Music was the medium helping others was the goal ANNAPOLIS/SOUTH COUNTY -- Davidsonville * Edgewater * Shady Side * Deale

February 17, 1993|By Victor Alvarez | Victor Alvarez,Contributing Writer

Members of the county's entertainment professions gathered with colleagues and friends at Carrol's Creek Cafe Monday night to fill the Annapolis restaurant with music -- and the bank accounts of the less fortunate with money.

Gray-haired men with pony tails yelled across the room to younger rock 'n' rollers. Bands took the stage to the warm applause of an audience whose members looked as if they had known each other for years.

More than 300 people attended the benefit organized by H.E.L.P. -- Hospitality Entertainment Life-support Program. Organizers estimate they raised more than $4,000.

Billed as Annapolis' Biggest Winter Concert, the fund-raiser was put together to help offset the medical expenses of local musician John Starr, recovering from cancer surgery, and Barry Yeager, owner and operator of Panda Productions, who suffered a heart attack.

The money collected will put a small dent in medical bills that top $15,000 each for Mr. Starr and Mr. Yeager.

"All of a sudden the room was mobbed," said Mr. Starr. "I see a lot of old friends, great bands. I love to see this happen no matter what the reason."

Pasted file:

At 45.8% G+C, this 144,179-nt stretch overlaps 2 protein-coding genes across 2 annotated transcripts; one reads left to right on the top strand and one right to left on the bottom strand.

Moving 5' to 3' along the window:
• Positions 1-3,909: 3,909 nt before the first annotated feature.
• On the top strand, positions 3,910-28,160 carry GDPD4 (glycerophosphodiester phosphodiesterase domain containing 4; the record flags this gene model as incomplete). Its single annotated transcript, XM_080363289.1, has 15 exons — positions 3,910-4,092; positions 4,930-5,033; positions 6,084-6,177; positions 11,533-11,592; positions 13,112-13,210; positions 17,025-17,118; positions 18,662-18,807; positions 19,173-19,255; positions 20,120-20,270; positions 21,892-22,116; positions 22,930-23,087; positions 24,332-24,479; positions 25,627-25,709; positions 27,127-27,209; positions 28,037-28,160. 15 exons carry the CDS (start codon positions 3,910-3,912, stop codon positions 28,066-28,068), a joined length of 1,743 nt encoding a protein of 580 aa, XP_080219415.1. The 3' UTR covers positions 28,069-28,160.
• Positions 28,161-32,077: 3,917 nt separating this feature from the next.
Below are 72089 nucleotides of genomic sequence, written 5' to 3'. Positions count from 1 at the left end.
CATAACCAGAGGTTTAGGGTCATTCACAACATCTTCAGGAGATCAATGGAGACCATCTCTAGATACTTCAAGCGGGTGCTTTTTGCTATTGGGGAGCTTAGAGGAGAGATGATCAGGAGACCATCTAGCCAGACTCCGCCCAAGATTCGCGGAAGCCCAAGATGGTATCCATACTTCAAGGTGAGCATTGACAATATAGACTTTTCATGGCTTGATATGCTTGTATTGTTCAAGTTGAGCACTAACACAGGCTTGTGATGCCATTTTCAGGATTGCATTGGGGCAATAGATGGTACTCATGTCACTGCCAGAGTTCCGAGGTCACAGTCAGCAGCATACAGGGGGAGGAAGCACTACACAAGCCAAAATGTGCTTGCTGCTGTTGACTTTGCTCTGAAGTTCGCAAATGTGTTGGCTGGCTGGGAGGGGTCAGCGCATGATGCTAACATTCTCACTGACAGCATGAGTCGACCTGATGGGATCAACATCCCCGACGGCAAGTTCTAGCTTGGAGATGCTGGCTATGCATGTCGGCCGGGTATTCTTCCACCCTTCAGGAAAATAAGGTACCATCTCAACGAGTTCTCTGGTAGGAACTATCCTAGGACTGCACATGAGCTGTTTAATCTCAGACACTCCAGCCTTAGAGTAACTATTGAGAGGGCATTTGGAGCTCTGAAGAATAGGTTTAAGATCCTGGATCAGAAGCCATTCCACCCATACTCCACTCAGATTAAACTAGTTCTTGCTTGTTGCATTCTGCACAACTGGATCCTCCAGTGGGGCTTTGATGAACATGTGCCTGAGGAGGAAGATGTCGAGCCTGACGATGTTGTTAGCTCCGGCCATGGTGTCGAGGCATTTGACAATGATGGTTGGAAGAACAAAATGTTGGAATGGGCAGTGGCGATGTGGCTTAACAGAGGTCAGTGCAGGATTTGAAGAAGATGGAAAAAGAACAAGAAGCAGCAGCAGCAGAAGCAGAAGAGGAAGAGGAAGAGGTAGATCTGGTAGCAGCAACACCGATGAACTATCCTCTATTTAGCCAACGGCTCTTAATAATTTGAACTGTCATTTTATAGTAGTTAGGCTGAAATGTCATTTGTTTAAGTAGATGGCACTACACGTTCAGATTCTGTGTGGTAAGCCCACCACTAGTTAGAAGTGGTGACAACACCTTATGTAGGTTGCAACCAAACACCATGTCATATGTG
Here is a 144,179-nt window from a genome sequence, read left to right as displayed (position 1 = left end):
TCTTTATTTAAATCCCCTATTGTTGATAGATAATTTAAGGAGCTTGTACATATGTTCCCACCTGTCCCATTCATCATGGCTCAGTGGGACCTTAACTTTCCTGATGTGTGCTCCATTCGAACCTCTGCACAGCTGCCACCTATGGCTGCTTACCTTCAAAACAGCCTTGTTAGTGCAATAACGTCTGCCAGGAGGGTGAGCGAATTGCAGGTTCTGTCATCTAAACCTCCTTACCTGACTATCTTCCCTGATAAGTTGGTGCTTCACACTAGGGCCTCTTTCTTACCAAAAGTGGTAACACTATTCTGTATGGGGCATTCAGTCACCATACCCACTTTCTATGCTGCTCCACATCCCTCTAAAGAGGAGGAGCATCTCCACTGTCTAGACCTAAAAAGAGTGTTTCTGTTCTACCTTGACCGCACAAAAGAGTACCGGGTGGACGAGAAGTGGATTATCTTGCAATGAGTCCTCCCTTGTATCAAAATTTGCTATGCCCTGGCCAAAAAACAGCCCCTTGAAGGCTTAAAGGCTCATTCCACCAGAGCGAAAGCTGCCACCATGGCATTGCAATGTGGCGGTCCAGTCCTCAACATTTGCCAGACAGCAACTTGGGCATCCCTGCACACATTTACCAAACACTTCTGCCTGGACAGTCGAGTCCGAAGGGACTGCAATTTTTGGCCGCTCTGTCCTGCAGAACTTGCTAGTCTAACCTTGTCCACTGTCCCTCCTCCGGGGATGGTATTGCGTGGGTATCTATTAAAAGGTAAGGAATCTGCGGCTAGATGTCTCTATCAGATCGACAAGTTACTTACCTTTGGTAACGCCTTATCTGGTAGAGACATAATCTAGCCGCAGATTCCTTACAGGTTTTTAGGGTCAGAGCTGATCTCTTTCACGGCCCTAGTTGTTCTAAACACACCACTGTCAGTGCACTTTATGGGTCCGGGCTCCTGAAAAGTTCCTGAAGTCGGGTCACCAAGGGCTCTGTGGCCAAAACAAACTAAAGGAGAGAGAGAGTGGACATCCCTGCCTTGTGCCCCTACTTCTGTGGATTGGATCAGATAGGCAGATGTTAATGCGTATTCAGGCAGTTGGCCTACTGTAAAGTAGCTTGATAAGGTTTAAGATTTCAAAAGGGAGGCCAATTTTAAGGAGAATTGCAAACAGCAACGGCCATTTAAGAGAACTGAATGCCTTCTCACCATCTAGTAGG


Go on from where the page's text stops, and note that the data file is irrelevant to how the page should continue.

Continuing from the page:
Mr. Starr has seen this happen before. H.E.L.P. has raised between $40,000 and $90,000 since its inception three years ago to assist more than a dozen colleagues in the local hospitality/entertainment community.

H.E.L.P. arranges concerts and golf tournaments. It gives interest-free loans to those facing unexpected medical bills.

"We put this together in three weeks," said Jenny Sauder. "This is what we do for a living. This is cake!"

Ms. Sauder, a H.E.L.P. board member, said the musicians and people in the restaurant field were quick to offer their services. "This is a very giving field. They'll do anything to help one another."

Ms. Sauder said the group is trying to develop a medical plan for its members. "We are not a union. We just want our basic needs taken care of."

Scott Hymes, a member and manager of the band Radio City and also an active member in H.E.L.P. since the beginning, finds that it is "the diversity that keeps us working."

Mr. Hymes, like others in the group, not only worked to organize the concert but found time to take the stage as well.

"I'm amazed by the response," said Bill Kuethe, president of H.E.L.P. "Everything here has been donated by distributors and members of the community. More importantly, all the labor has been donated. It's the unseen contribution that makes this all very, very heartwarming."

For more information about H.E.L.P and its Bartenders' Ball on April 12, call 263-8102.

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